Role of the University Supervisor

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University Supervisors are experienced teachers and administrators whose role as a liaison with the school district, with the cooperating teachers, and with the student teachers, is key. University supervisors assume the roles of consultant, counselor, resource person, evaluator, and administrator. The university supervisor is the principal representative of The University of Scranton Education Department with regard to student teaching. The supervisor’s primary goal is to help the student teacher achieve to the best of his or her ability. The supervisor visits the local school at least five times during the semester, or more frequently as needed. They serve as a valuable resource for student teachers, pointing out what student teachers need to do to improve, ensuring that student teachers are doing the planning and “homework” necessary to prepare properly, and overseeing the academic aspects of the student teacher’s preparation and delivery.

Supervisors are also a resource for analyzing and understanding the culture of the partner schools and helping the student teacher learn to relate successfully there. They will want to see evidence that student teachers are doing everything they can to prepare and deliver effective teaching methodology. If student teachers are experiencing doubt or conflicts about any aspect of the experience, they should be encouraged to consult with the university supervisor as soon as these feelings arise. As the eyes and ears of The University of Scranton, the supervisor will do whatever is possible to help student teachers succeed.

University supervisors will observe student teachers a minimum of four times during the semester. Additional observations may be necessary. University supervisors will combine their observations with feedback from the cooperating teacher to fully assess the student teacher.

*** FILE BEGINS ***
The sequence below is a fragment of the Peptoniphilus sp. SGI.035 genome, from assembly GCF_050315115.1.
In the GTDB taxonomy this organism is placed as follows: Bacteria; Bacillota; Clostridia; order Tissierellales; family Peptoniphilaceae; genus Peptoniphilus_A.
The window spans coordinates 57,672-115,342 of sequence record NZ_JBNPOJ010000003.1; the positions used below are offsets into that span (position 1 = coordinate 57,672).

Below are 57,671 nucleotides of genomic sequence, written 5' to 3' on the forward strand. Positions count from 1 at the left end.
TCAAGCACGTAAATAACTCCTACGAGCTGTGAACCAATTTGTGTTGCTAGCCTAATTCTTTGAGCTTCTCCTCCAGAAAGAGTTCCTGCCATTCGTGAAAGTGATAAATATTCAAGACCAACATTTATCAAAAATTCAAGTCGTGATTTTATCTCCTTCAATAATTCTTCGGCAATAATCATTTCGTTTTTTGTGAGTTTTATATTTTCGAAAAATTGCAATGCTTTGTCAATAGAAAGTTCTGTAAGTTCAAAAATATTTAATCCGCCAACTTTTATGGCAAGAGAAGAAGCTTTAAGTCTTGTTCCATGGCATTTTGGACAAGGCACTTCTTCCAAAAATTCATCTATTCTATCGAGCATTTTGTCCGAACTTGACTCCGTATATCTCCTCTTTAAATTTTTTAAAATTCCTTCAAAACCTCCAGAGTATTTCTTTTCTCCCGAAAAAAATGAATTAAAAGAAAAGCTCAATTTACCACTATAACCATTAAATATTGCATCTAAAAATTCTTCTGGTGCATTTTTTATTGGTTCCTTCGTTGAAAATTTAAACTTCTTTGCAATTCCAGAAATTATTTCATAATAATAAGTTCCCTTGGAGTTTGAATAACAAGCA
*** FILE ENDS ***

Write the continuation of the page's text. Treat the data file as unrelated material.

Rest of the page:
Throughout the semester, student teachers are encouraged to discuss their progress with their cooperating teachers and with the university supervisors. It is to the advantage of all involved that whenever possible, there be a three-way discussion of the observed lesson, including the student teacher, the cooperating teacher, and the university supervisor. This helps to minimize any misunderstandings and promotes strategies for future development.

University Supervisors Responsibilities

  • Attend the orientation session and meetings throughout the semester.
  • Organize and facilitate weekly seminars with student teachers to allow both the supervisor and student teachers the opportunity to focus on general concerns of group members and to provide materials and/or instruction as needed. These seminars are mandatory for both the supervisor and the student teachers.
  • Promote a positive relationship with the cooperating teacher by acting as a consultant in developing a quality student teaching experience.
  • Assist with problem-solving.
  • Maintain communication with the cooperating teacher and student teacher to discuss concerns and successes about the student teaching experience.
  • Communicate with the cooperating teacher on a regular basis to discuss and to help plan a sequential schedule for assuming teaching duties.
  • Provide insights and assist the student teacher in meeting program objectives.
  • Serve as a resource to discuss concerns about the student’s teaching experience, as well as offering guidance in the areas of planning, instruction, management, and professional behavior.
  • Make at least five visits to the school site during the semester. The initial visit takes place early in the student’s classroom assignment. It is a courtesy visit and does not require formal observation or evaluation. Thereafter, the student teacher is observed and evaluated on a regular basis. Supervisors record and report on a minimum of four observations of lessons taught. These observations are to be evenly spaced, approximately every fifteen days, in order to determine the development of the student teacher over the entire student teaching experience.
  • Act in accordance with criteria established throughout this handbook to remediate and/or remove a student from the student teaching program when difficulties such as the following arise:
    • Unprofessional behavior
    • Lack of preparation for teacher duties
    • Frequent tardiness or absenteeism
    • Incompetence
    • Determine the final grade of his/her student teachers, with the aid of the cooperating teacher’s evaluations, the student teacher’s log, class observations, and the student teacher’s final report. Supervisors communicate with the cooperating teacher regularly throughout the semester to make this determination.
    • Maintain all paperwork related to the student teacher’s file, submitting it at the end of the semester to the Director of Field Placement
    • Submit a mileage log at the end of the semester.
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